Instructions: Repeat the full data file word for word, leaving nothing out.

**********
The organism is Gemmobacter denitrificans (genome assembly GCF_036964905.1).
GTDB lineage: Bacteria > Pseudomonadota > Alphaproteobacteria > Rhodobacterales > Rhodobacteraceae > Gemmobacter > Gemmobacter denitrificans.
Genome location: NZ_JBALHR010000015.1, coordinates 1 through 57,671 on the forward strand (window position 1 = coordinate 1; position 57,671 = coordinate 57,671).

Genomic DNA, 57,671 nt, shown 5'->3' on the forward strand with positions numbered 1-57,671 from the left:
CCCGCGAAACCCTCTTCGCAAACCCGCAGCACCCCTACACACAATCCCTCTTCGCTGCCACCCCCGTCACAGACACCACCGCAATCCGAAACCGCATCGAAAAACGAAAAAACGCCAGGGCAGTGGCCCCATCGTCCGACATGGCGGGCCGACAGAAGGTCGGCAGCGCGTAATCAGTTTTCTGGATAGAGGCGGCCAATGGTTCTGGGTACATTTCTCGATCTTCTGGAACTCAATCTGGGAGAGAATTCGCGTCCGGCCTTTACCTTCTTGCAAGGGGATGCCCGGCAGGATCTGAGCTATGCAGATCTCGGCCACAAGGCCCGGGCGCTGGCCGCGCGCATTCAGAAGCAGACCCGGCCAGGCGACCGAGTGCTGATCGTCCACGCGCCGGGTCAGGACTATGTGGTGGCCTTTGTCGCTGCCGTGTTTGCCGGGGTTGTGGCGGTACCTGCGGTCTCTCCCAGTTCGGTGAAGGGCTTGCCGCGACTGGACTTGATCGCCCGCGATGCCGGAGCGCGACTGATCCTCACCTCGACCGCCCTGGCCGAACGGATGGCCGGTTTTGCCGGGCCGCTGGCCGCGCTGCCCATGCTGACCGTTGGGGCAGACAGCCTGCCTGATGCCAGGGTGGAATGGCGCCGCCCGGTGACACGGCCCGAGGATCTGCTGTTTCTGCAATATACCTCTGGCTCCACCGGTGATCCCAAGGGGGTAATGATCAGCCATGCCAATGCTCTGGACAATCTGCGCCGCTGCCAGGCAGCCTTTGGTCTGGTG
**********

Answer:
The organism is Gemmobacter denitrificans (genome assembly GCF_036964905.1).
GTDB lineage: Bacteria > Pseudomonadota > Alphaproteobacteria > Rhodobacterales > Rhodobacteraceae > Gemmobacter > Gemmobacter denitrificans.
Genome location: NZ_JBALHR010000015.1, coordinates 1 through 57,671 on the forward strand (window position 1 = coordinate 1; position 57,671 = coordinate 57,671).

Genomic DNA, 57,671 nt, shown 5'->3' on the forward strand with positions numbered 1-57,671 from the left:
CCCGCGAAACCCTCTTCGCAAACCCGCAGCACCCCTACACACAATCCCTCTTCGCTGCCACCCCCGTCACAGACACCACCGCAATCCGAAACCGCATCGAAAAACGAAAAAACGCCAGGGCAGTGGCCCCATCGTCCGACATGGCGGGCCGACAGAAGGTCGGCAGCGCGTAATCAGTTTTCTGGATAGAGGCGGCCAATGGTTCTGGGTACATTTCTCGATCTTCTGGAACTCAATCTGGGAGAGAATTCGCGTCCGGCCTTTACCTTCTTGCAAGGGGATGCCCGGCAGGATCTGAGCTATGCAGATCTCGGCCACAAGGCCCGGGCGCTGGCCGCGCGCATTCAGAAGCAGACCCGGCCAGGCGACCGAGTGCTGATCGTCCACGCGCCGGGTCAGGACTATGTGGTGGCCTTTGTCGCTGCCGTGTTTGCCGGGGTTGTGGCGGTACCTGCGGTCTCTCCCAGTTCGGTGAAGGGCTTGCCGCGACTGGACTTGATCGCCCGCGATGCCGGAGCGCGACTGATCCTCACCTCGACCGCCCTGGCCGAACGGATGGCCGGTTTTGCCGGGCCGCTGGCCGCGCTGCCCATGCTGACCGTTGGGGCAGACAGCCTGCCTGATGCCAGGGTGGAATGGCGCCGCCCGGTGACACGGCCCGAGGATCTGCTGTTTCTGCAATATACCTCTGGCTCCACCGGTGATCCCAAGGGGGTAATGATCAGCCATGCCAATGCTCTGGACAATCTGCGCCGCTGCCAGGCAGCCTTTGGTCTGGTG